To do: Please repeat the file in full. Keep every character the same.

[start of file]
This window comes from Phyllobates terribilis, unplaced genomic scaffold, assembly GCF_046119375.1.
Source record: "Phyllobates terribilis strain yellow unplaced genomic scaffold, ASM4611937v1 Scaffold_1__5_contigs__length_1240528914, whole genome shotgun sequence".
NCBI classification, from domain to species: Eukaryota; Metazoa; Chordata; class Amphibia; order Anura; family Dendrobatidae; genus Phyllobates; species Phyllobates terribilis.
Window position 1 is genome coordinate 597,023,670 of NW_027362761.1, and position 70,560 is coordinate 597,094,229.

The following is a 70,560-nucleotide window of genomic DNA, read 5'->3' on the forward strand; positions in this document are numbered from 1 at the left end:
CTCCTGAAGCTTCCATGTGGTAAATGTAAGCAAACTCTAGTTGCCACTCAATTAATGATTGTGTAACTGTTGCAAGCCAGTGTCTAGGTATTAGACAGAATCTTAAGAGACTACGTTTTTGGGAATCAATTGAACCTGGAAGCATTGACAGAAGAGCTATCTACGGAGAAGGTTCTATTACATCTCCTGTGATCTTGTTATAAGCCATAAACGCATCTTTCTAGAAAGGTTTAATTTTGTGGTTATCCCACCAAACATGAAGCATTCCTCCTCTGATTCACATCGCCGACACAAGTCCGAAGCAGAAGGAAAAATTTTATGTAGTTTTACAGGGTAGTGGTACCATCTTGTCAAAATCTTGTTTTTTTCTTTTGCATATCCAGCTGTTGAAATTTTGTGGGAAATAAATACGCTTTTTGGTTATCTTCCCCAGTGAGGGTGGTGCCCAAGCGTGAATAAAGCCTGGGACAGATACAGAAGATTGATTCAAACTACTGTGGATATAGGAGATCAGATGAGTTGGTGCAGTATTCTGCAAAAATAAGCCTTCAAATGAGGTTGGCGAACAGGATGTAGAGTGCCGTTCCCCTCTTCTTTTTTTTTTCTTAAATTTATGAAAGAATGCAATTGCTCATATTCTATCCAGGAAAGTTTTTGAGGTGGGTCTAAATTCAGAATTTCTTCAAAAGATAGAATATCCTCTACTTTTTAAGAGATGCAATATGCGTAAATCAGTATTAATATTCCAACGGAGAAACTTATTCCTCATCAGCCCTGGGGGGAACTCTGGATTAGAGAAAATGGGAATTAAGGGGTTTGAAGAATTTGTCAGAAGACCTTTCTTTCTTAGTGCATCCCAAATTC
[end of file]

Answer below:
This window comes from Phyllobates terribilis, unplaced genomic scaffold, assembly GCF_046119375.1.
Source record: "Phyllobates terribilis strain yellow unplaced genomic scaffold, ASM4611937v1 Scaffold_1__5_contigs__length_1240528914, whole genome shotgun sequence".
NCBI classification, from domain to species: Eukaryota; Metazoa; Chordata; class Amphibia; order Anura; family Dendrobatidae; genus Phyllobates; species Phyllobates terribilis.
Window position 1 is genome coordinate 597,023,670 of NW_027362761.1, and position 70,560 is coordinate 597,094,229.

The following is a 70,560-nucleotide window of genomic DNA, read 5'->3' on the forward strand; positions in this document are numbered from 1 at the left end:
CTCCTGAAGCTTCCATGTGGTAAATGTAAGCAAACTCTAGTTGCCACTCAATTAATGATTGTGTAACTGTTGCAAGCCAGTGTCTAGGTATTAGACAGAATCTTAAGAGACTACGTTTTTGGGAATCAATTGAACCTGGAAGCATTGACAGAAGAGCTATCTACGGAGAAGGTTCTATTACATCTCCTGTGATCTTGTTATAAGCCATAAACGCATCTTTCTAGAAAGGTTTAATTTTGTGGTTATCCCACCAAACATGAAGCATTCCTCCTCTGATTCACATCGCCGACACAAGTCCGAAGCAGAAGGAAAAATTTTATGTAGTTTTACAGGGTAGTGGTACCATCTTGTCAAAATCTTGTTTTTTTCTTTTGCATATCCAGCTGTTGAAATTTTGTGGGAAATAAATACGCTTTTTGGTTATCTTCCCCAGTGAGGGTGGTGCCCAAGCGTGAATAAAGCCTGGGACAGATACAGAAGATTGATTCAAACTACTGTGGATATAGGAGATCAGATGAGTTGGTGCAGTATTCTGCAAAAATAAGCCTTCAAATGAGGTTGGCGAACAGGATGTAGAGTGCCGTTCCCCTCTTCTTTTTTTTTTCTTAAATTTATGAAAGAATGCAATTGCTCATATTCTATCCAGGAAAGTTTTTGAGGTGGGTCTAAATTCAGAATTTCTTCAAAAGATAGAATATCCTCTACTTTTTAAGAGATGCAATATGCGTAAATCAGTATTAATATTCCAACGGAGAAACTTATTCCTCATCAGCCCTGGGGGGAACTCTGGATTAGAGAAAATGGGAATTAAGGGGTTTGAAGAATTTGTCAGAAGACCTTTCTTTCTTAGTGCATCCCAAATTC